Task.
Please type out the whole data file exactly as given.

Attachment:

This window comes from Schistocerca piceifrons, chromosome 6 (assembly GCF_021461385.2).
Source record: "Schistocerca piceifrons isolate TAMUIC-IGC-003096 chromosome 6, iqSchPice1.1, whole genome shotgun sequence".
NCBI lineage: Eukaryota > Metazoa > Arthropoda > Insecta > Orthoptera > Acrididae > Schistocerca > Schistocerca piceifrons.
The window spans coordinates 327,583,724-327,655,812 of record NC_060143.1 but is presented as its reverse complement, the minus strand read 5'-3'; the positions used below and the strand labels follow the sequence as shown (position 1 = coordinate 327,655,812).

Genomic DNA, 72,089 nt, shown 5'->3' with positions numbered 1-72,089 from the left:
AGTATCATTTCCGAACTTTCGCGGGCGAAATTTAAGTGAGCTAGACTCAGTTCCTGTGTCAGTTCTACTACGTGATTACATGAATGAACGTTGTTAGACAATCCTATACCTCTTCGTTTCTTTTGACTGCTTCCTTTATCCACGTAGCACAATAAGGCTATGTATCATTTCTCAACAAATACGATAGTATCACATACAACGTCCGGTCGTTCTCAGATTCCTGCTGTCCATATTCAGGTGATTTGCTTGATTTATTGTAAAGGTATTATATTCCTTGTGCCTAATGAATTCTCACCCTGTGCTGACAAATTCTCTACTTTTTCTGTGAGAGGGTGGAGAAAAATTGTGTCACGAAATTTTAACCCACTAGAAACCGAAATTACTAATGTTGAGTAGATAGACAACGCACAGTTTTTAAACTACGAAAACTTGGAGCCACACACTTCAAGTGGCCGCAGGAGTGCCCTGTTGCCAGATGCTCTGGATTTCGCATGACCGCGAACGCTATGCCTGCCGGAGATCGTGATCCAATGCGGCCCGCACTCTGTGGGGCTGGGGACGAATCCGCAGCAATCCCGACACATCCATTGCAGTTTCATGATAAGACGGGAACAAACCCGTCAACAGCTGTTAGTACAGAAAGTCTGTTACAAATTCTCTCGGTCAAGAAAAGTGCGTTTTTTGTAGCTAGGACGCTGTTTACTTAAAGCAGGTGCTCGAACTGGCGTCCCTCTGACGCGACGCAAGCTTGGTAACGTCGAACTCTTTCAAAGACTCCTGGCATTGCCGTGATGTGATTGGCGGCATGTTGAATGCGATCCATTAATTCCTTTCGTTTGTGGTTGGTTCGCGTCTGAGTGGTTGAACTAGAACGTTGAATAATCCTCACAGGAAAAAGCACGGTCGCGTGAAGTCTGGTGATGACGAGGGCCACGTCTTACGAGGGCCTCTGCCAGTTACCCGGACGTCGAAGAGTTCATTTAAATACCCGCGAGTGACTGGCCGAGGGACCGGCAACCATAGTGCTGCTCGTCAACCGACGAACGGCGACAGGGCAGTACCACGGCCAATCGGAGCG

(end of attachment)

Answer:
This window comes from Schistocerca piceifrons, chromosome 6 (assembly GCF_021461385.2).
Source record: "Schistocerca piceifrons isolate TAMUIC-IGC-003096 chromosome 6, iqSchPice1.1, whole genome shotgun sequence".
NCBI lineage: Eukaryota > Metazoa > Arthropoda > Insecta > Orthoptera > Acrididae > Schistocerca > Schistocerca piceifrons.
The window spans coordinates 327,583,724-327,655,812 of record NC_060143.1 but is presented as its reverse complement, the minus strand read 5'-3'; the positions used below and the strand labels follow the sequence as shown (position 1 = coordinate 327,655,812).

Genomic DNA, 72,089 nt, shown 5'->3' with positions numbered 1-72,089 from the left:
AGTATCATTTCCGAACTTTCGCGGGCGAAATTTAAGTGAGCTAGACTCAGTTCCTGTGTCAGTTCTACTACGTGATTACATGAATGAACGTTGTTAGACAATCCTATACCTCTTCGTTTCTTTTGACTGCTTCCTTTATCCACGTAGCACAATAAGGCTATGTATCATTTCTCAACAAATACGATAGTATCACATACAACGTCCGGTCGTTCTCAGATTCCTGCTGTCCATATTCAGGTGATTTGCTTGATTTATTGTAAAGGTATTATATTCCTTGTGCCTAATGAATTCTCACCCTGTGCTGACAAATTCTCTACTTTTTCTGTGAGAGGGTGGAGAAAAATTGTGTCACGAAATTTTAACCCACTAGAAACCGAAATTACTAATGTTGAGTAGATAGACAACGCACAGTTTTTAAACTACGAAAACTTGGAGCCACACACTTCAAGTGGCCGCAGGAGTGCCCTGTTGCCAGATGCTCTGGATTTCGCATGACCGCGAACGCTATGCCTGCCGGAGATCGTGATCCAATGCGGCCCGCACTCTGTGGGGCTGGGGACGAATCCGCAGCAATCCCGACACATCCATTGCAGTTTCATGATAAGACGGGAACAAACCCGTCAACAGCTGTTAGTACAGAAAGTCTGTTACAAATTCTCTCGGTCAAGAAAAGTGCGTTTTTTGTAGCTAGGACGCTGTTTACTTAAAGCAGGTGCTCGAACTGGCGTCCCTCTGACGCGACGCAAGCTTGGTAACGTCGAACTCTTTCAAAGACTCCTGGCATTGCCGTGATGTGATTGGCGGCATGTTGAATGCGATCCATTAATTCCTTTCGTTTGTGGTTGGTTCGCGTCTGAGTGGTTGAACTAGAACGTTGAATAATCCTCACAGGAAAAAGCACGGTCGCGTGAAGTCTGGTGATGACGAGGGCCACGTCTTACGAGGGCCTCTGCCAGTTACCCGGACGTCGAAGAGTTCATTTAAATACCCGCGAGTGACTGGCCGAGGGACCGGCAACCATAGTGCTGCTCGTCAACCGACGAACGGCGACAGGGCAGTACCACGGCCAATCGGAGCG